Stories of a Western Town

Contents:
Author: Octave Thanet

5 Apaches, Comanches, and Other Plains Indians

THE APACHES and the bareback Indians of the Plains were extraordinary men of the outdoors, plainsmen, woodsmen, trailers, hunters, endurers. They knew some phases of nature with an intimacy that few civilized naturalists ever attain to. It is unfortunate that most of the literature about them is from their enemies. Yet an enemy often teaches a man more than his friends and makes him work harder.

See "Indian Culture," "Texas Rangers."

BOURKE, JOHN G. , London, 1892. Reprinted by Long’s College Book Co., Columbus, Ohio. A truly great book, on both Apaches and Arizona frontier. Bourke had amplitude, and he knew.

BUCKELEW, F. M. , Bandera, Texas, 1925. Homely and realistic. OP.

CATLIN, GEORGE. , 1841. Despite many strictures, Catlin’s two volumes remain standard. I am pleased to find Frank Roe, in , standing up for him. In , New York, 1948, Loyd Haberly fails in evaluating evidence but brings out the man’s career and character.

CLUM, WOODWORTH. , Boston, 1936. Worthy autobiography of a noble understander of the Apache people. OP.

COMFORT, WILL LEVINGTON. , Dutton, New York, 1931. Noble; vivid; semifiction.

DAVIS, BRITTON. , Yale University Press, New Haven, 1929. Davis helped run Geronimo down.

DESHIELDS, JAMES T. , St. Louis, 1886; reprinted 1934. Good narrative of noted woman captive. OP.

DOBIE, J. FRANK. , Little, Brown, Boston, 1952. The opening chapters of this book distil a great deal of research by scholars on Plains Indian acquisition of horses, riding, and raiding.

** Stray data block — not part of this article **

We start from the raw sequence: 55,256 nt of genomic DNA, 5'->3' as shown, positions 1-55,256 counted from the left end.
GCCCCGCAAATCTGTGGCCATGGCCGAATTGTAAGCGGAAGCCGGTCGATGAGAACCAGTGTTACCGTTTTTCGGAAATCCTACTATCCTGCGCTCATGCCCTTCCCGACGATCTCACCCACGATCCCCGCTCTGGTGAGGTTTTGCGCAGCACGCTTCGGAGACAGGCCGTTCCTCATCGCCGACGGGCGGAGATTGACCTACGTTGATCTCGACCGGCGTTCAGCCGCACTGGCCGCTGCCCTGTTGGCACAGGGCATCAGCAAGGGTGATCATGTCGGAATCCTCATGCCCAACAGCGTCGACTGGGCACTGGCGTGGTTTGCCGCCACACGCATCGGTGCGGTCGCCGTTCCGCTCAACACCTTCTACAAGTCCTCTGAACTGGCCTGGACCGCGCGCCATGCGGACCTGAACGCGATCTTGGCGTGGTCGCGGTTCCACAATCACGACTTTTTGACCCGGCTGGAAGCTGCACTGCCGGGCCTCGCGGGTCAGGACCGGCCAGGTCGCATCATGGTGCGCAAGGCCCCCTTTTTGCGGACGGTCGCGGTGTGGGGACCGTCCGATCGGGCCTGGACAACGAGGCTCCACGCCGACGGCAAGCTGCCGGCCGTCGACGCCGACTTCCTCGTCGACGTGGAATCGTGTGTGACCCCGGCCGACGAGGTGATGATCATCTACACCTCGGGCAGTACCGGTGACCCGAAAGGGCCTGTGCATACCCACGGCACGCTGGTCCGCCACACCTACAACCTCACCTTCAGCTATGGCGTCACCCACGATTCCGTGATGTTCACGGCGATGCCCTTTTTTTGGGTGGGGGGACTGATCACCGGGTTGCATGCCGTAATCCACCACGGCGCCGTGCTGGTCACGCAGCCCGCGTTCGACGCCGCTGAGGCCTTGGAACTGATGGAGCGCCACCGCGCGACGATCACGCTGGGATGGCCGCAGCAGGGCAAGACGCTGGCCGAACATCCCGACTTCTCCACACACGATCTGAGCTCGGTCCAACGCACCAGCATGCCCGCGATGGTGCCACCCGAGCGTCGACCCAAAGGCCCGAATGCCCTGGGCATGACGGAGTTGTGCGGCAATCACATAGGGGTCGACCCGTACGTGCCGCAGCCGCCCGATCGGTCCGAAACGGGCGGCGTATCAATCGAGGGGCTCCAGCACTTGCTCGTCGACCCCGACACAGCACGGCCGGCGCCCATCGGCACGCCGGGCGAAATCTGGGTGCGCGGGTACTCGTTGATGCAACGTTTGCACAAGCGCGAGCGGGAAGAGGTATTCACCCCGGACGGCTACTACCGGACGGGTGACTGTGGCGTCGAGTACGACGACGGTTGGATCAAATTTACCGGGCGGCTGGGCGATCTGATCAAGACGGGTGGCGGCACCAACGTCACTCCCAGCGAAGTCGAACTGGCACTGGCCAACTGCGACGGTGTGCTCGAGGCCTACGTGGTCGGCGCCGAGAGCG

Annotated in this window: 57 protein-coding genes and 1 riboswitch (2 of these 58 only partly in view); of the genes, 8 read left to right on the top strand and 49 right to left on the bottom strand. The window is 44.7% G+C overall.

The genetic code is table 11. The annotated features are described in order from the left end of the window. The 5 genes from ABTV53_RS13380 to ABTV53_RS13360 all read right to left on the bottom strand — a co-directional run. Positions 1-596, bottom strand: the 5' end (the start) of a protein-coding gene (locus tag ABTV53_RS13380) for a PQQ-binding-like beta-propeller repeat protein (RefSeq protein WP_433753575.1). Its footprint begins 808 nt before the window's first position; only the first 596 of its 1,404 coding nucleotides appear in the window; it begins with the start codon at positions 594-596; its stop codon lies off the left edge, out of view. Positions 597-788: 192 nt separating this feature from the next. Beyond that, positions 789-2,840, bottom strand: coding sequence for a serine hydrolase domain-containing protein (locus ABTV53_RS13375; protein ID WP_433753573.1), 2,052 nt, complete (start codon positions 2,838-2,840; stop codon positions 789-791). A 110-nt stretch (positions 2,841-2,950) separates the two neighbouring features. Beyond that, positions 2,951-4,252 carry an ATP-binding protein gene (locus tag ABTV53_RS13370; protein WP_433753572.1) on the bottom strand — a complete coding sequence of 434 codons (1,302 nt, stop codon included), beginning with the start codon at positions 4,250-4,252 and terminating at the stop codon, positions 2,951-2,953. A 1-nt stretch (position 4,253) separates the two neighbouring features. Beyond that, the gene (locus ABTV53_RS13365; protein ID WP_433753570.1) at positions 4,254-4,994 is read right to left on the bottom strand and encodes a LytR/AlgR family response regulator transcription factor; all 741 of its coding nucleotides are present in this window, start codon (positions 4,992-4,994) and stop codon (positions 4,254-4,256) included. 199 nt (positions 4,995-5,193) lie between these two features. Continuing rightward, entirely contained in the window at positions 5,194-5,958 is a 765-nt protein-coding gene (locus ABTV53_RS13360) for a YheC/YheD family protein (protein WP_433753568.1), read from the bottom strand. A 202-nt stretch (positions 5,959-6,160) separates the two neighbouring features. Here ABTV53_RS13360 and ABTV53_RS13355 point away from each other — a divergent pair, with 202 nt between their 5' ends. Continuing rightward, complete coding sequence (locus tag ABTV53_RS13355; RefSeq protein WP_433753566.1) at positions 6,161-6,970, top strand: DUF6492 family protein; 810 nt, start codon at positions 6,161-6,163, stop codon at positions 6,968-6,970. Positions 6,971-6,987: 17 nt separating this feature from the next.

GRINNELL, GEORGE BIRD. , New Haven, 1923. This two-volume work supersedes , 1915. It is noble, ample, among the most select books on Plains Indians. , 1892, shows Grinnell’s skill as storyteller at its best. , 1893, is hardly an equal but it reveals the high values of life held by representatives of the original plainsmen. , 1895, is a general survey. All OP. Grinnell’s knowledge and power as a writer on Indians and animals has not been sufficiently recognized. He combined in a rare manner scholarship, plainsmanship, and the worldliness of publishing.

{illust. caption = George Catlin, in (1841)}

HALEY, J. EVETTS. , San Angelo Standard-Times, San Angelo, Texas, 1952. Mainly a history of military activities against Comanches and other tribes, laced with homilies on the free enterprise virtues of the conquerors.

LEE, NELSON. , 1859.

LEHMAN, HERMAN. , Bandera, Texas, 1927. Best captive narrative of the Southwest.

LOCKWOOD, FRANK C. , Macmillan, New York, 1938. Factual history.

LONG LANCE, CHIEF BUFFALO CHILD. , New York, 1928. OP. Long Lance was a Blackfoot only by adoption, but his imagination incorporated him into tribal life more powerfully than blood could have. He is said to have been a North Carolina mixture of Negro and Croatan Indian; he was a magnificent specimen of manhood with swart Indian complexion. He fought in the Canadian army during World War I and thus became acquainted with the Blackfeet. No matter what the facts of his life, he wrote a vivid and moving autobiography of a Blackfoot Indian in whom the spirit of the tribe and the natural life of the Plains during buffalo days were incorporated. In 1932 in the California home of Anita Baldwin, daughter of the spectacular "Lucky" Baldwin, he absented himself from this harsh world by a pistol shot.

LOWIE, ROBERT H. , New York, 1935. This scholar and anthropologist lived with the Crow Indians to obtain intimate knowledge and then wrote this authoritative book. OP.

MCALLISTER, J. GILBERT. "Kiowa-Apache Tales," in , edited by Mody C. Boatright (Texas Folklore Society Publication XXII), Southern Methodist University Press, Dallas, 1949. Wise in exposition; true-to-humanity and delightful in narrative.